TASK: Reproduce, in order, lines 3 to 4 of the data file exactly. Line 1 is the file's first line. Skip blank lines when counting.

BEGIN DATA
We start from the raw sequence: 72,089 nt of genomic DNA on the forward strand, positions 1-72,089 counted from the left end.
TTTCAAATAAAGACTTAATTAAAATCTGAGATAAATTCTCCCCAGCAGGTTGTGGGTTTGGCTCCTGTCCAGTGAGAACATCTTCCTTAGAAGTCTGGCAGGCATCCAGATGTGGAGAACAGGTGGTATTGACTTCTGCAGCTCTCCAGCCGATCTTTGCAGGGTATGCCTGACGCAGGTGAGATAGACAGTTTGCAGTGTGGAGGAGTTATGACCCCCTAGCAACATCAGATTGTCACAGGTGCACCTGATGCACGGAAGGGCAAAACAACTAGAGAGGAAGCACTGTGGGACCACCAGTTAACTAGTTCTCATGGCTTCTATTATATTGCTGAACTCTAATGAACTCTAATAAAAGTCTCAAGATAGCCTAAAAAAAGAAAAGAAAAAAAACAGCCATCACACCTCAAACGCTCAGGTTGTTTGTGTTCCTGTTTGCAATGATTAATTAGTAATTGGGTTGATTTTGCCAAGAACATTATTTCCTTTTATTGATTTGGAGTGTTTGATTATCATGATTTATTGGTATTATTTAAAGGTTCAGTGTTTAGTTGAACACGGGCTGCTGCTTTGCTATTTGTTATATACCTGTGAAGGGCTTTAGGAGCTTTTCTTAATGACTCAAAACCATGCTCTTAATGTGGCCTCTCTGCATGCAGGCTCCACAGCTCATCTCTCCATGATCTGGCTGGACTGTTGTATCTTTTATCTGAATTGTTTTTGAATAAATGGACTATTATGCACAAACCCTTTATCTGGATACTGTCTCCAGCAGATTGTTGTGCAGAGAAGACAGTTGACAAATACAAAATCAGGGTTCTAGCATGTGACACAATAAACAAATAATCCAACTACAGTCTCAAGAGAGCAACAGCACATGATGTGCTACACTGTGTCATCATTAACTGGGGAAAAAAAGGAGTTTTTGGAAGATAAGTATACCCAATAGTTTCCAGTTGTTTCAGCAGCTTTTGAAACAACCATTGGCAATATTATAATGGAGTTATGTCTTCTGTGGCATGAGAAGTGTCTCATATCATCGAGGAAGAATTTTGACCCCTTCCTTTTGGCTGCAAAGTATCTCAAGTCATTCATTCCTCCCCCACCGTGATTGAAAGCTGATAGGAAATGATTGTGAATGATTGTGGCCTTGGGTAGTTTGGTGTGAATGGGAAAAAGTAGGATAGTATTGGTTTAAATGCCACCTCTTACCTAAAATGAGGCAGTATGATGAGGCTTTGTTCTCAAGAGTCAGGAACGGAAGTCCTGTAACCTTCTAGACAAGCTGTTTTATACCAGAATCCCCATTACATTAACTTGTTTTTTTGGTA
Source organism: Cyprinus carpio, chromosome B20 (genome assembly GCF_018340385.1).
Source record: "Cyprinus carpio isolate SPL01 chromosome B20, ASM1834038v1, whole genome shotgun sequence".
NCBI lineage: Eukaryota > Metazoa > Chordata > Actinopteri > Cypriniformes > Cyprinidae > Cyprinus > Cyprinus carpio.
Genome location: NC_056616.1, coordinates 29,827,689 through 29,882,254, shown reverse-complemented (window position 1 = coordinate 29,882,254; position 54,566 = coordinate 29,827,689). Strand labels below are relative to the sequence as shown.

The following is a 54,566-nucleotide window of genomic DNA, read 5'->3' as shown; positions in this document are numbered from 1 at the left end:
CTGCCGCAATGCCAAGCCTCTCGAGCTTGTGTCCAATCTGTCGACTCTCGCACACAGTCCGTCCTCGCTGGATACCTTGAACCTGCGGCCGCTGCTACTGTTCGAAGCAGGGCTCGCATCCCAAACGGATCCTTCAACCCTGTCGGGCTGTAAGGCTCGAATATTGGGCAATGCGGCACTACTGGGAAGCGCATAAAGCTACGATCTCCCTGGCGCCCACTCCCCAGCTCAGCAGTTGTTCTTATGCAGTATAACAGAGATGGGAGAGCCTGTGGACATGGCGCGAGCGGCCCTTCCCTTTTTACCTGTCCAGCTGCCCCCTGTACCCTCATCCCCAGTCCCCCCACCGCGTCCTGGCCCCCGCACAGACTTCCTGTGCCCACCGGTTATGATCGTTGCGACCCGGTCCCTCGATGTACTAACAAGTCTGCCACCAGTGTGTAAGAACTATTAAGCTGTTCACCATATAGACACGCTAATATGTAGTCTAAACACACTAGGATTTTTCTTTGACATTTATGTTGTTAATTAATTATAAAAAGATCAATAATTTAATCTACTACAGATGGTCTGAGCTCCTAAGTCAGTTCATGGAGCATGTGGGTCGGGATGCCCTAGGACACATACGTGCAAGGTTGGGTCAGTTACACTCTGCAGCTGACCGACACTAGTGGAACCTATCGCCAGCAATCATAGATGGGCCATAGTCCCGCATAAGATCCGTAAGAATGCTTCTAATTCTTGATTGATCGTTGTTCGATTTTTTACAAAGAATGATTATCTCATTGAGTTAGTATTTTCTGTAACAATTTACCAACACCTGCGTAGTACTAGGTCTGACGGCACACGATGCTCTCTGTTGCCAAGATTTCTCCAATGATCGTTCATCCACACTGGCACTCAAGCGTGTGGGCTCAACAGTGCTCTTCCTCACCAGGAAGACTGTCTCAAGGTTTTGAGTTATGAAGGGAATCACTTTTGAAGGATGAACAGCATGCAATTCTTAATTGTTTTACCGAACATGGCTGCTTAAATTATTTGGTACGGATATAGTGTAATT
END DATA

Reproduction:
Source organism: Cyprinus carpio, chromosome B20 (genome assembly GCF_018340385.1).
Source record: "Cyprinus carpio isolate SPL01 chromosome B20, ASM1834038v1, whole genome shotgun sequence".